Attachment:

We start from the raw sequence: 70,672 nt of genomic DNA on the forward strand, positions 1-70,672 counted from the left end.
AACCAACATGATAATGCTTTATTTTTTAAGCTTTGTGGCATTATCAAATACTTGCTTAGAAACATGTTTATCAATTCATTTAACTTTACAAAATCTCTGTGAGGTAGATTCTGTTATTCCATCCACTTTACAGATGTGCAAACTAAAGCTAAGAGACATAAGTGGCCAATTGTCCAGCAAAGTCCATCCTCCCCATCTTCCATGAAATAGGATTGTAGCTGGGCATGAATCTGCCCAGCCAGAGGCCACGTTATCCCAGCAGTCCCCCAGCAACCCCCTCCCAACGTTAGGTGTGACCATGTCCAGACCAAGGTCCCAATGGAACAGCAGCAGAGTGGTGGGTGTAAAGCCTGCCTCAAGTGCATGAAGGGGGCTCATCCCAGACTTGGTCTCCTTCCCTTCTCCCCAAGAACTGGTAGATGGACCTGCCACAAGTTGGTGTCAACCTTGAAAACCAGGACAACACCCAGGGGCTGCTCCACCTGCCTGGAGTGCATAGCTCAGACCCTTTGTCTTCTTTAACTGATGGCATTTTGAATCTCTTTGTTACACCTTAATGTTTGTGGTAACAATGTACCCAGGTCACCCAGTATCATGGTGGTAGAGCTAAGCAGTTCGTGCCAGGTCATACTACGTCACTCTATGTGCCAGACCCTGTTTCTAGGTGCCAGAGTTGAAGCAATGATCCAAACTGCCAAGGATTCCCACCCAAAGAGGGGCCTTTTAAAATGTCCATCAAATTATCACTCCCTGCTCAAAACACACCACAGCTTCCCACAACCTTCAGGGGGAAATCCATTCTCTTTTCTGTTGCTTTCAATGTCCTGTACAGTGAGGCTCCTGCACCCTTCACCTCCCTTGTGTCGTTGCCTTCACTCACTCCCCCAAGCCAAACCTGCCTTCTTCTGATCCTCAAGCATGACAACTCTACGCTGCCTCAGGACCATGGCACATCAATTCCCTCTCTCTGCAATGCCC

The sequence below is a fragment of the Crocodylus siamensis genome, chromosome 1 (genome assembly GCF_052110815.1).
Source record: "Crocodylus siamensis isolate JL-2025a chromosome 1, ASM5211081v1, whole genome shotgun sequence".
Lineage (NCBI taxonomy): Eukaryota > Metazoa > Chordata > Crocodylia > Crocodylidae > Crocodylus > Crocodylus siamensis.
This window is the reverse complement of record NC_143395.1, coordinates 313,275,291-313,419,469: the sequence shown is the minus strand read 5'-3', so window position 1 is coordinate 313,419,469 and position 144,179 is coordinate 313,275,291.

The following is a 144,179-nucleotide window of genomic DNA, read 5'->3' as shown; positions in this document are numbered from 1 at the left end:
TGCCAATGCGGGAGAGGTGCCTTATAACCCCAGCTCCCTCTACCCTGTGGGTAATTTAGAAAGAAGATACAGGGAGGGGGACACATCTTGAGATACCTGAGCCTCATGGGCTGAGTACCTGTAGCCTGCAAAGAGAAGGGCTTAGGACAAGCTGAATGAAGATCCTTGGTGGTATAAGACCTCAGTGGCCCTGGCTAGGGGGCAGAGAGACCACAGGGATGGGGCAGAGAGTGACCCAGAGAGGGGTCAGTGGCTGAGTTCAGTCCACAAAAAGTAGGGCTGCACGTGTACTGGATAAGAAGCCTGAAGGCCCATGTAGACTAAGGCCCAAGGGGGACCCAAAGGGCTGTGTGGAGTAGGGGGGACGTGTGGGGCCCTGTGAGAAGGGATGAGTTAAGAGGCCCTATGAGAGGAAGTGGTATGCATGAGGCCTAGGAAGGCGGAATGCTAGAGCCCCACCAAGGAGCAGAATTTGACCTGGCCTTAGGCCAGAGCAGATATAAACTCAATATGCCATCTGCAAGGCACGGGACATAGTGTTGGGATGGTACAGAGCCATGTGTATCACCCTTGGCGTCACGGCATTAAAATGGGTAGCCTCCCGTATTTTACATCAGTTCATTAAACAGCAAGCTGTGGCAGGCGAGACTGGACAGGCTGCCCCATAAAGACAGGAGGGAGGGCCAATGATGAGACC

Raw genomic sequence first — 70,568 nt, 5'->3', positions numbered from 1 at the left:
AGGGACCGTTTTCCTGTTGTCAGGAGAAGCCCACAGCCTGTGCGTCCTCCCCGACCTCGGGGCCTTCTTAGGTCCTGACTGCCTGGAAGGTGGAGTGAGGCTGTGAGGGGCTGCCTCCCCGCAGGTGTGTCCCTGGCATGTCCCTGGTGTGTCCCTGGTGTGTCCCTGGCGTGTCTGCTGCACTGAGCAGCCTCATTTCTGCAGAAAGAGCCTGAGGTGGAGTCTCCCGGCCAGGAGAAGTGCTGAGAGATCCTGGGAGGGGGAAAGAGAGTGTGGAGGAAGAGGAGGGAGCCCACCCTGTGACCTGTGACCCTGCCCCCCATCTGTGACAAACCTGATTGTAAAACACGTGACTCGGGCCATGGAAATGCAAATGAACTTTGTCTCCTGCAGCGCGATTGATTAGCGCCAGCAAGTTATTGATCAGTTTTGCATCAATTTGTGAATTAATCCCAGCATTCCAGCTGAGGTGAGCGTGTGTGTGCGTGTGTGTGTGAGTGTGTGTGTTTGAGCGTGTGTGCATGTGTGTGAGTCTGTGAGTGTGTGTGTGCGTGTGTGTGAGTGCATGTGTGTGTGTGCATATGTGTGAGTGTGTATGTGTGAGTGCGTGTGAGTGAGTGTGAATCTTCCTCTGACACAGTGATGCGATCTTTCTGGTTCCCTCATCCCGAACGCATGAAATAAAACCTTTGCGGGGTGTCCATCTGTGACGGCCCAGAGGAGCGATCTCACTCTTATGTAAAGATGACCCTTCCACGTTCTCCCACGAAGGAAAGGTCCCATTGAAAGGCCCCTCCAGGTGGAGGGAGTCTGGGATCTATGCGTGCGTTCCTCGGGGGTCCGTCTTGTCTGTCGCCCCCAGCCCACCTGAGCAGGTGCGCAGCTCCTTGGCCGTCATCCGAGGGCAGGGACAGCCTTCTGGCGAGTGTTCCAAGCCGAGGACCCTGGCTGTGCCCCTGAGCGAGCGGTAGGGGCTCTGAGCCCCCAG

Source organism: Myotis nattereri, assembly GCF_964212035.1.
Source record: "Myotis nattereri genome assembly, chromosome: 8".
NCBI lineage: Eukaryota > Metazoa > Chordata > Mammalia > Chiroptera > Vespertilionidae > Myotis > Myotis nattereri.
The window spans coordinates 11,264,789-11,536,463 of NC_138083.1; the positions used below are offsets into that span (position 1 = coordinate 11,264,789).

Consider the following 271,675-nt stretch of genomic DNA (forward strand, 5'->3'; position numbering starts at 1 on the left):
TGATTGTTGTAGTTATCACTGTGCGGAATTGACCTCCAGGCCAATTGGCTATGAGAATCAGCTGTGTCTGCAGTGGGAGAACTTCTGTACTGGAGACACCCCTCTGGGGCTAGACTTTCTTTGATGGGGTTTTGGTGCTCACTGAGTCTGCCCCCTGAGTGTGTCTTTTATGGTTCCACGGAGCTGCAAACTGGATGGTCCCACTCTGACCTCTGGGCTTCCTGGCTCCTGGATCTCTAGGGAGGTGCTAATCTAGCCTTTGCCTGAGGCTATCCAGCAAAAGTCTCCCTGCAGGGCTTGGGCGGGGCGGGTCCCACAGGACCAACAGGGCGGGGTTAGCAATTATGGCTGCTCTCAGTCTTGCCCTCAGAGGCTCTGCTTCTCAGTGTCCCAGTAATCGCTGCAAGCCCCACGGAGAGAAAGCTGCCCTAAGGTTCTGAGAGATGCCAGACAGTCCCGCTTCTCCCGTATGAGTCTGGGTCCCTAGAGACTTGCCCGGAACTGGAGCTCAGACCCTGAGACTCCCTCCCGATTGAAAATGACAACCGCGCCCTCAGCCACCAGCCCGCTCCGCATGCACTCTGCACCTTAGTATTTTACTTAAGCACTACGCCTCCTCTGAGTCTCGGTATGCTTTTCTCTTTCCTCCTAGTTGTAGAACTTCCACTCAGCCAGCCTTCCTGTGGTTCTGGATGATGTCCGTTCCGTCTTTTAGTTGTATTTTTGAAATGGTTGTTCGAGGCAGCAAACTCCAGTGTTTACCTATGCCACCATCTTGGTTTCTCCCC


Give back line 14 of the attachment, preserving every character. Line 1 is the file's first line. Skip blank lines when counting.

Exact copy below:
The window spans coordinates 11,264,789-11,536,463 of NC_138083.1; the positions used below are offsets into that span (position 1 = coordinate 11,264,789).